Russia lashes out at UN military action in Cote d’Ivoire
Tuesday’s offensive included air attacks on three strategic military garrisons. It marked an unprecedented escalation in the UN and attached French contingent’s efforts to oust Gbagbo.
At the same time, the French government spokesman, Francois Baroin, has told channel France 2 TV that Paris is not waging war personally against Gbagbo.
Gbagbo was negotiating his surrender, according to Alassane Ouattara's ambassador to France. The diplomat did not provide further details. Gbagbo's whereabouts are also currently unclear.
According to recent Reuters’ report, the French Foreign Minister has said negotiations with Laurent Gbagbo have failed.
Reuters news agency quotes a Gbagbo spokesman as saying the incumbent president was negotiating the terms of his exit based on the recognition of Ouattara as president. The spokesman said the negotiations covered security guarantees for Gbagbo and his relatives.
Meanwhile, France said on Tuesday it was aware of negotiations for the departure of Laurent Gbagbo from Cote d'Ivoire, according to Reuters. French Defense Minister Gerard Longuet said the crisis there could be resolved in a matter of hours, the agency reports.
The incumbent president has been refusing to cede power ever since losing last November's election.
Post-election violence has left hundreds dead, most of them Ouattara supporters, and has forced up to a million people to flee.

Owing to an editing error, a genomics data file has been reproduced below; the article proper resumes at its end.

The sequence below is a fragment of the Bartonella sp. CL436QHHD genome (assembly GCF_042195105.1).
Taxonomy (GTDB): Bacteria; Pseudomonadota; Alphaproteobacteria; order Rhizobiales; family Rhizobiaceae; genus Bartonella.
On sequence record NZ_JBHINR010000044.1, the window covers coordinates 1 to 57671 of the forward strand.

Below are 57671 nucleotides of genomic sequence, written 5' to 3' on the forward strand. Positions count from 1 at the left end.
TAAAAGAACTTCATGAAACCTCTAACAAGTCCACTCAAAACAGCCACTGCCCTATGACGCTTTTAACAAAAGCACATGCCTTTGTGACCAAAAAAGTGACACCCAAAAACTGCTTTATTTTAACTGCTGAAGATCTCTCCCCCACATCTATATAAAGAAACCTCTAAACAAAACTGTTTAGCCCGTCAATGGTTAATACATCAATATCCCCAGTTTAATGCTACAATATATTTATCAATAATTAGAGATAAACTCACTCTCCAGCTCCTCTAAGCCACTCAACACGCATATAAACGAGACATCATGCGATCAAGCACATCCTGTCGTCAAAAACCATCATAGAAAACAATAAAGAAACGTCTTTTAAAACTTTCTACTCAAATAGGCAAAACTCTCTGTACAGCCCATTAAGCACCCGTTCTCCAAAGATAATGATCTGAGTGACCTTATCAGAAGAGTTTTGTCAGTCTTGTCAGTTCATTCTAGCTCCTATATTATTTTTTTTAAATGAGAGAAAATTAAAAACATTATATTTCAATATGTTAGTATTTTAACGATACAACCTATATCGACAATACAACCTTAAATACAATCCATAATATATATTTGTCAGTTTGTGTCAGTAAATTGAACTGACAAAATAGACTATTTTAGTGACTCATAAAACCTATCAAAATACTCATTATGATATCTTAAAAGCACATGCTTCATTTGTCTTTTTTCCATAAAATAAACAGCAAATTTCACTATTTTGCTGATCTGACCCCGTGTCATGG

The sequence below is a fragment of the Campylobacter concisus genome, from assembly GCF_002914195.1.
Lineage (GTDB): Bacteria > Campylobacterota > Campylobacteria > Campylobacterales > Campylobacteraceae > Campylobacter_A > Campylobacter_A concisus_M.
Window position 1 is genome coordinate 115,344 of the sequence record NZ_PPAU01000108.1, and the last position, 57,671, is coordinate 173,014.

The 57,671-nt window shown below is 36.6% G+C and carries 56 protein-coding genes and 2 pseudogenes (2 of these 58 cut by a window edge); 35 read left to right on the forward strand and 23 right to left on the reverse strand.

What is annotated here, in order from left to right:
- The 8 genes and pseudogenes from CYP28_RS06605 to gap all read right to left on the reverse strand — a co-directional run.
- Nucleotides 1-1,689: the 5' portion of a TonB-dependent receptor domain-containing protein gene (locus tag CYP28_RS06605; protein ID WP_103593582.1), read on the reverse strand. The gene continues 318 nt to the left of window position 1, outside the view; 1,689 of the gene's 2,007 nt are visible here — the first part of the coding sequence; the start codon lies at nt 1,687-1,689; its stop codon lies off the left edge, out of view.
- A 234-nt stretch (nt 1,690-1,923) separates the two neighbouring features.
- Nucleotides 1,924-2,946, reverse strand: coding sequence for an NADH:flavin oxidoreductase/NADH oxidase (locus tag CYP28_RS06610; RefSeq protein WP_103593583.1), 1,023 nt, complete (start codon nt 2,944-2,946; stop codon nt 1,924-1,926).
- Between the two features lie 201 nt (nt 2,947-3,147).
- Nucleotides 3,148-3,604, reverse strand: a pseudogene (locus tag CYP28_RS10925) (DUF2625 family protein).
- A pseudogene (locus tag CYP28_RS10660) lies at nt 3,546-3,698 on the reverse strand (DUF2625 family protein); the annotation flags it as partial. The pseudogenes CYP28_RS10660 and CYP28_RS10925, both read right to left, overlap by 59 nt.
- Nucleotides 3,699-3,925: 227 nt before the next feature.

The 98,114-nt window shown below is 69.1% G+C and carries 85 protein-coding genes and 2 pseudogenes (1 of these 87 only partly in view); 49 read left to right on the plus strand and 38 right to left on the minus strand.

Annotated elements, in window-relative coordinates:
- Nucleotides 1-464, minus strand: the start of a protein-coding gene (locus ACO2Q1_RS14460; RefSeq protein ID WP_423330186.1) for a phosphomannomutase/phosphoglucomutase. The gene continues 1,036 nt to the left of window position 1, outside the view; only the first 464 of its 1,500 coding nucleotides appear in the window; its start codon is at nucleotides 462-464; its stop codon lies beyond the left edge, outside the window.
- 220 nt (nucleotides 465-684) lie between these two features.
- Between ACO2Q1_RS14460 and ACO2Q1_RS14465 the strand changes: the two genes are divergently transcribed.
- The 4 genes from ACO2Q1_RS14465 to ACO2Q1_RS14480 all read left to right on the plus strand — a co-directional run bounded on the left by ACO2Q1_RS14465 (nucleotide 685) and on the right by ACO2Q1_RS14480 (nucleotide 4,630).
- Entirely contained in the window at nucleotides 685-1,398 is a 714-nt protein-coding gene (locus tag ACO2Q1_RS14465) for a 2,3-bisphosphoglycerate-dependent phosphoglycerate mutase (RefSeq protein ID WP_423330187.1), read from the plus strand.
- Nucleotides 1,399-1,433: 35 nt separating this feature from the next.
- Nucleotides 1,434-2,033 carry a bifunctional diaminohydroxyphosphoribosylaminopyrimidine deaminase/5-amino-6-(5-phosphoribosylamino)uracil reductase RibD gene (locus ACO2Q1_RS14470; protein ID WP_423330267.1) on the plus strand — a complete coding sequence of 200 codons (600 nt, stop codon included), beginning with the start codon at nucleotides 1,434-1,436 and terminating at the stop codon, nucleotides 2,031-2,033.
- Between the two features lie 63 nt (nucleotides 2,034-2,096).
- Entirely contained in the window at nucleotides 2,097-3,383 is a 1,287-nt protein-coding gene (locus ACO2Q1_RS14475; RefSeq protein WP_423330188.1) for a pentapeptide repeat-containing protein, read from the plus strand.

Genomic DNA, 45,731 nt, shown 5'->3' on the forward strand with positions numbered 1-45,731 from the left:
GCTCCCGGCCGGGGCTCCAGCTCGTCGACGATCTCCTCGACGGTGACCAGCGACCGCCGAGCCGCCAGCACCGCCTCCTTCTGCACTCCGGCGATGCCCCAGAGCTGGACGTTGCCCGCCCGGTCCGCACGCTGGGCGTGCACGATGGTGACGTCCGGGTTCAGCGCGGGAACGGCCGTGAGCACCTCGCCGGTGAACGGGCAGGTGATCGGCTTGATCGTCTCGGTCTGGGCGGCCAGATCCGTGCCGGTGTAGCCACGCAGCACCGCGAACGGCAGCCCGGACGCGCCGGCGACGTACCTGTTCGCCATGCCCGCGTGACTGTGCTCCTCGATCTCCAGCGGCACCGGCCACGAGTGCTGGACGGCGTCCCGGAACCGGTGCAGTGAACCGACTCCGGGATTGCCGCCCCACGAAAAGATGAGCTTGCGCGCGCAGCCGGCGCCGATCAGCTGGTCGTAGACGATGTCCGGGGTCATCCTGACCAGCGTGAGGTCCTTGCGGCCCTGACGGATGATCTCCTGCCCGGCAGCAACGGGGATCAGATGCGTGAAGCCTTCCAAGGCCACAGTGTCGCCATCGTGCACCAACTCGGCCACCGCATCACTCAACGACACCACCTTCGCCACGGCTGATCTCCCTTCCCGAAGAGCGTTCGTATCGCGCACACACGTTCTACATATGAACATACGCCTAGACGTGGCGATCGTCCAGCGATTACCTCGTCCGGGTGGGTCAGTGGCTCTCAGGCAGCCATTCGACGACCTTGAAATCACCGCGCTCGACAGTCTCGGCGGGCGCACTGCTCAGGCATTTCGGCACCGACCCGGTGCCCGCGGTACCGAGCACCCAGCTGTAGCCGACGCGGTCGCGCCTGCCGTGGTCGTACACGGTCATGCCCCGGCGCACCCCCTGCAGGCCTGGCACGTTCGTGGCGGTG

Meanwhile, the Russian Foreign Minister Sergey Lavrov has said the UN and France had no right to take sides in the conflict.
“The UN peacekeepers and supporting French forces in Cote d’Ivoire have started military action, taking the side of Ouattara, carrying out air strikes on the positions held by supporters of Gbagbo. We are now looking into the legality of this situation, because the peacekeepers were authorized to remain neutral, nothing more. We’ve requested an emergency briefing in the UN Security Council. We will keep looking into the matter,” Lavrov stressed.
John Laughland from the Institute for Democracy and Cooperation in Paris told RT the conflict in Cote d'Ivoire is the product of an ongoing crisis with a number of deep-seated causes, including the colonial past of the country and the recent two men rivalry. But the West, in this case France, by means of the UN has got into the habit of intervening systematically in other people’s conflicts.
“What the Cote d’Ivoire intervention shows, because after all we are now in the situation where there’s bloodshed and has been now for several weeks, is that the international intervention doesn’t work,” says Laughland.
“This is all shadow play. France’s intervention is political and not humanitarian, it is intervening in order to bring to power a particular man,” adds Laughland.
Moe Seager from the “Americans Against the War” group, an association of US activists living in France, believes that what we are witnessing in the conflict in Cote d’Ivoire shows that the United Nations “has more and more sided with western global managers.”
“The UN has been not as neutral as we would like the UN to be – I think we can expect to see that more as we are learning more about the leadership of the UN – more and more siding with the western powers for the purpose of global management.”